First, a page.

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August 02, 1985 - Image 26

Resource type:
Text
Publication:
The Detroit Jewish News, 1985-08-02

Disclaimer: Computer generated plain text may have errors. Read more about this.

•••

THE DETROIT JEWISH NEWS

26 Friday, August- 2, 1985

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THE
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Resouling The World

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Balfour Brickner, left, senior rabbi of Manhattan's Stephen Wise Free
Synagogue, and David Szonyi, assistant director of the Radius
Institute, listen to a discussion about the psychology of Jewish
identity during the two and a half-day seminar produced by the
Radius Institute at Stony Point, N.Y.

marriage is estimated at be-
tween 20 and 25 percent, a
rise of more than 17 percent
since 1930.
"The cold numbers," wrote
Mayer, "have raised the
harsh prospect that increas-
ingly Jews are not only es-
tranged from organized Jew-
ish institutions, but many are
also becoming estranged from
the most intimate wellspring
of Jewish tradition, the Jew-
ish family..."
In a keynote speech to the
opening session of the semi-
nar, Mayer expanded on his
paper.
"The younger the group,"
he said, "the greater the pro-
portion of non-affiliation. The
trend is that more and more
of our fellow Jews do not find
much meaning or solace in or-.
ganized Judaism. We can no
longer reconstitute the tradi-
tional family. Nearly 60 per-
cent of the never married are
unaffiliated. The more un-
conventional the life style,
the greater the probability
that there will be non-affilia-
tion. Growing numbers of
people find their communities
irrelevant and feel that they
are irrelevant to their com-
munities. There is a need,"
Mayer concluded, "to make
our brothers and sisters feel
wanted." .
In general, the rest of the
seminar — somewhat more
than two days of speeches
and discussion by an incredi-
bly articulate group of people
— was devoted to the explor-
ation of issues arising from
contemporary social trends in
the Jewish community, the
problems encountered by out-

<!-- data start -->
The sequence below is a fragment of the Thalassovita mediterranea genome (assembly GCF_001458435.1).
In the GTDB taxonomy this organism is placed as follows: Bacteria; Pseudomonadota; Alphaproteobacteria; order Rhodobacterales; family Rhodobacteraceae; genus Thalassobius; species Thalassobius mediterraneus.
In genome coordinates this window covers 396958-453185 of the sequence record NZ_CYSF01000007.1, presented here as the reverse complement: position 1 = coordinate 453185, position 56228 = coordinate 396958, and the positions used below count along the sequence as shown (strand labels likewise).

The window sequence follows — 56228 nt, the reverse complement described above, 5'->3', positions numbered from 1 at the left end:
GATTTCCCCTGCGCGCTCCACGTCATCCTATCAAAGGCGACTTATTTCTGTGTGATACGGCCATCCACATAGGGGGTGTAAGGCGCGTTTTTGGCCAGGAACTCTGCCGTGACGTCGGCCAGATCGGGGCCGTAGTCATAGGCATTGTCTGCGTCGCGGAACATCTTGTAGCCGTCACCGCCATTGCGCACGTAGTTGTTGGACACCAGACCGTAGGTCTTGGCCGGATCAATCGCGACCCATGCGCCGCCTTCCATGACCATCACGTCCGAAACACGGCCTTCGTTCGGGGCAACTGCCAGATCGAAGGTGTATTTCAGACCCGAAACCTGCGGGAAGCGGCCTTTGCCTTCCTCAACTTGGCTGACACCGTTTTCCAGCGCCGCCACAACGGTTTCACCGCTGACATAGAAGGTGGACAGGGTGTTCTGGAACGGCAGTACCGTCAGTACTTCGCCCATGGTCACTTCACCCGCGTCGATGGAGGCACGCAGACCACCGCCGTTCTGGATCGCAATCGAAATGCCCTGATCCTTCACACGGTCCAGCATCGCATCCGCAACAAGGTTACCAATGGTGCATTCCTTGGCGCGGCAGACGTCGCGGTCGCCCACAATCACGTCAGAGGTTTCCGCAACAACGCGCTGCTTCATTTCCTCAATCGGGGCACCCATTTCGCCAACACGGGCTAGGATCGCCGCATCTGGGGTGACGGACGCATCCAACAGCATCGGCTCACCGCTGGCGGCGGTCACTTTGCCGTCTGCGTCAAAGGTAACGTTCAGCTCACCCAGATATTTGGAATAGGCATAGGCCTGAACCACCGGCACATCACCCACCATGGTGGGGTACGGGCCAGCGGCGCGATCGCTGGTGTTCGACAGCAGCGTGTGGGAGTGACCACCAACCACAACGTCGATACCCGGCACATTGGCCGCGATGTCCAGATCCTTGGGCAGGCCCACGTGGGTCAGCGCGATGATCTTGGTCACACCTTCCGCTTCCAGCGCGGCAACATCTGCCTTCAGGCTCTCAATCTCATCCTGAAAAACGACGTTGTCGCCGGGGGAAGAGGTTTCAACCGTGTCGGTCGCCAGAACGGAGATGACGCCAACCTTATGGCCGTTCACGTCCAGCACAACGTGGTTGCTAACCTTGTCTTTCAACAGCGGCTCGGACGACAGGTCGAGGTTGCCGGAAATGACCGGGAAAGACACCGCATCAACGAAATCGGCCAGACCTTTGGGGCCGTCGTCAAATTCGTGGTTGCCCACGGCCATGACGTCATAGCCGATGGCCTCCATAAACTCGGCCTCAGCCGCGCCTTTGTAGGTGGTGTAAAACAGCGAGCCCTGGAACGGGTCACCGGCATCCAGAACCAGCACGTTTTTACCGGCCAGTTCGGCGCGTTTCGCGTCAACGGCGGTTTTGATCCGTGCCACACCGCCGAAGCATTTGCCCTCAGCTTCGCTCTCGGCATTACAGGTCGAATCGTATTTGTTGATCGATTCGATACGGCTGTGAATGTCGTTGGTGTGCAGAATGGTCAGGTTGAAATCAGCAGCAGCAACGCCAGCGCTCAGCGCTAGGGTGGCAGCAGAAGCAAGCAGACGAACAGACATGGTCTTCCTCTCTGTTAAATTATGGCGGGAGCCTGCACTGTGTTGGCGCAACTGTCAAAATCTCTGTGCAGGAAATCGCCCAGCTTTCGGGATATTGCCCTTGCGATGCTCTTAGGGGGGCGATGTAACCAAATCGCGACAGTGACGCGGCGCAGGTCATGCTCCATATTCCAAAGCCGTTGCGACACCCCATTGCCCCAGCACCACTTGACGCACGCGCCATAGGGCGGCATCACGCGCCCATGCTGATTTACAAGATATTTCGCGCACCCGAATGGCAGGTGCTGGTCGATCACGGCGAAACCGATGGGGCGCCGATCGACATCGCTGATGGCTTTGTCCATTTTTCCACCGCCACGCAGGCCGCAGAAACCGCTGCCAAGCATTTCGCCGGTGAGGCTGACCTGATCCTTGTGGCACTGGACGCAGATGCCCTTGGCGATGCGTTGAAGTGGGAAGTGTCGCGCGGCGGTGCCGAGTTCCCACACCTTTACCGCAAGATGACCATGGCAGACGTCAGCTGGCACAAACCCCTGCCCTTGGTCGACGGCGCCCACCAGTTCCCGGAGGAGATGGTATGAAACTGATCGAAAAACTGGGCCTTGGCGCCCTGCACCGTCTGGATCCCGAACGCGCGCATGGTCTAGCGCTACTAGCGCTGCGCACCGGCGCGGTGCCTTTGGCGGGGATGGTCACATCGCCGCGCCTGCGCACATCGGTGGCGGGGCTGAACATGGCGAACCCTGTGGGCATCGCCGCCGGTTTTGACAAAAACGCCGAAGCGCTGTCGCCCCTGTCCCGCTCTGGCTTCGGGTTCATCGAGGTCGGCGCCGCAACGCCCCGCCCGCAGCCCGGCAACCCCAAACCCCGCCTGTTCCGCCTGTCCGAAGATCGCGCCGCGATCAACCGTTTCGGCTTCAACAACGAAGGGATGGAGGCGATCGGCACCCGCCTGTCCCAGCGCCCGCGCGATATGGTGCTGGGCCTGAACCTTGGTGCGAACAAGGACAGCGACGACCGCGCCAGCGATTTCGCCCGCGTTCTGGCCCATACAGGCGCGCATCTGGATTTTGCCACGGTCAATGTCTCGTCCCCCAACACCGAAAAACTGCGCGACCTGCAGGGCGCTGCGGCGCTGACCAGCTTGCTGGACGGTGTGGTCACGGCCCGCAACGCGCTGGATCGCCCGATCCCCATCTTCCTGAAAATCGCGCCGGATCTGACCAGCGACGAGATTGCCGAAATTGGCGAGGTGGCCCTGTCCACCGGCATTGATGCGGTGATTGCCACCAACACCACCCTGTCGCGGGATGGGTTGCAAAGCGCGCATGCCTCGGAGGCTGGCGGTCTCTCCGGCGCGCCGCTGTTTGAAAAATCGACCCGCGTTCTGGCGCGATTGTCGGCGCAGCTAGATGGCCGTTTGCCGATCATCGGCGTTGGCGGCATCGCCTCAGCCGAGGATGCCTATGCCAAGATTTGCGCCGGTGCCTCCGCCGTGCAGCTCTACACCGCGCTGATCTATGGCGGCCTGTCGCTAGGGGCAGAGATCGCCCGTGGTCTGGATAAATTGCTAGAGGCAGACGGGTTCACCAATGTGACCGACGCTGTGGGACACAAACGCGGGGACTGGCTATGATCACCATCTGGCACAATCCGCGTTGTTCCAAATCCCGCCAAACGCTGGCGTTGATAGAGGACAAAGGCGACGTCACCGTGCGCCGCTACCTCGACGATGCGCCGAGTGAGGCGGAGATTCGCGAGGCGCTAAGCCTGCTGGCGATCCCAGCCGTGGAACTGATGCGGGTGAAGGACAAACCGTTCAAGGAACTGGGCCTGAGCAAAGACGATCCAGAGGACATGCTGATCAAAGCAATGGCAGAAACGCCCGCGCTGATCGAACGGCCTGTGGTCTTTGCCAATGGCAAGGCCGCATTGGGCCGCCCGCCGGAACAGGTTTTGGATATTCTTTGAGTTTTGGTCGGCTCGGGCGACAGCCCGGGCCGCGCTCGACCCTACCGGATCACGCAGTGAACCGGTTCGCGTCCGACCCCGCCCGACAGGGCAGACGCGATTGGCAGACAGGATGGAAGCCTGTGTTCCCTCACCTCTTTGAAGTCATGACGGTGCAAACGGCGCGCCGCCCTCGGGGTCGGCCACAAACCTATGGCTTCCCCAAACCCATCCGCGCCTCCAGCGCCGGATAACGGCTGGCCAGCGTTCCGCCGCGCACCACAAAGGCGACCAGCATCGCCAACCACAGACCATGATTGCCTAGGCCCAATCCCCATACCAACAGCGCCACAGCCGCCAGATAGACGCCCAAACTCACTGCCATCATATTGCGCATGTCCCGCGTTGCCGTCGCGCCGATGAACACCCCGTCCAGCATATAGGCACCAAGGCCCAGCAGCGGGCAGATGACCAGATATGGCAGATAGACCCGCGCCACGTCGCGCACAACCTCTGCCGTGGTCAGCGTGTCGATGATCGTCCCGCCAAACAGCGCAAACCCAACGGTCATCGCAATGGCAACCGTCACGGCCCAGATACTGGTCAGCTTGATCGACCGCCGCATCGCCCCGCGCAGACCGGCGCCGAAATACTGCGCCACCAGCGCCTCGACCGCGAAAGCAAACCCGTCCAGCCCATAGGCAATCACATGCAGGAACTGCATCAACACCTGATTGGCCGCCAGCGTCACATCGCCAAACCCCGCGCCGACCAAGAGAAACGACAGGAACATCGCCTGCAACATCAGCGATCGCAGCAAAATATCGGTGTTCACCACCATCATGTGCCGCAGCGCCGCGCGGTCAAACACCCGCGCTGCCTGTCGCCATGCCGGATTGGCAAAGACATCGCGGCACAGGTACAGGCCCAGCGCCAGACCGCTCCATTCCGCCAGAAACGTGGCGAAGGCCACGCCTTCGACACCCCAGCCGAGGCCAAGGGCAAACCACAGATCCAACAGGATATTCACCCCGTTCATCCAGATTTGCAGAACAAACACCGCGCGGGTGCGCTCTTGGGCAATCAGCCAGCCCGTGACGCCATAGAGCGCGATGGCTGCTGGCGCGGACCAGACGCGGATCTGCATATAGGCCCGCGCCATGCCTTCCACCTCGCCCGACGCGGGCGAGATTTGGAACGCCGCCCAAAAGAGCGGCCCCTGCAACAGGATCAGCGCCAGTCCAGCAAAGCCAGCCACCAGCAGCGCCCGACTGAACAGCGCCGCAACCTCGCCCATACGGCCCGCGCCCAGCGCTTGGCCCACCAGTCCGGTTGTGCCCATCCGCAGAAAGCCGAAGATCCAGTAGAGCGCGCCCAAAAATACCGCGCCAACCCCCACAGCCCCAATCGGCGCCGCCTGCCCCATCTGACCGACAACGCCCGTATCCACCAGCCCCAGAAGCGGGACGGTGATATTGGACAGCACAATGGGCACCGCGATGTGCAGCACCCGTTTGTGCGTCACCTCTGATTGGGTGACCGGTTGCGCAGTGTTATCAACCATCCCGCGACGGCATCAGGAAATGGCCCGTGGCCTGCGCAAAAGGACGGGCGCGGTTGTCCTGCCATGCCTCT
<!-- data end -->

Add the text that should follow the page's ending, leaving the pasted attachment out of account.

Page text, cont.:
reach workers, and various
methods of solving them.
One of the workers' deepest
concerns was knowing when
and how to reach out to the
unaffiliated and disaffected.
What if they didn't want to
be reached out to? At what

point does an outreach work-

er become a proselytizer?
And what is outreach?
The Radius Institute had
provided seminar partici-
pants with "a model for
outreach and outreach work-
ers," which defined the terms
broadly; so broadly, in fact,
that most of the conferees
either ignored the descrip-
tions or sought to make them
specific enough to fit their
own interests. The seminar
did not formally discuss the
issue or adopt a definition,
and most participants assum-
ed that everyone knew what
the terms meant. As a result,
the conferees experienced a
significant communications
gap, which was best express-
ed by a participant in one of
the conference's discussion
groups:
"Before we engage in out-
reach," she said, "we must
clearly engage in inreach."
"In terms of outreach,"
said David Arnow, president-
elect of the New Israel Fund,
"one size does not fit all."
At the same time, the
Radius seminar did offer lec-
turs and informal workshops
on such practical subjects as
ethnotherapy, advertising
and marketing techniques,
program conceptualization
and implementation and
strategies for outreach.
In his talk on strategies for
outreach, Leonard Hirsch,
president of the Institute for
Strategic Management in
Washington, D.C., and
former director of organiza-
tional development for the
White House, offered ways in
which workers might use
political techniques to
reclaim unaffiliated and disaf-
fected Jews. One of them con-
cerned what Hirsch, himself
a confessedly disaffected
Jew, regarded as the proper
method of approaching pro-
spective candidates for out-

reach.
Hirsch recounted his days

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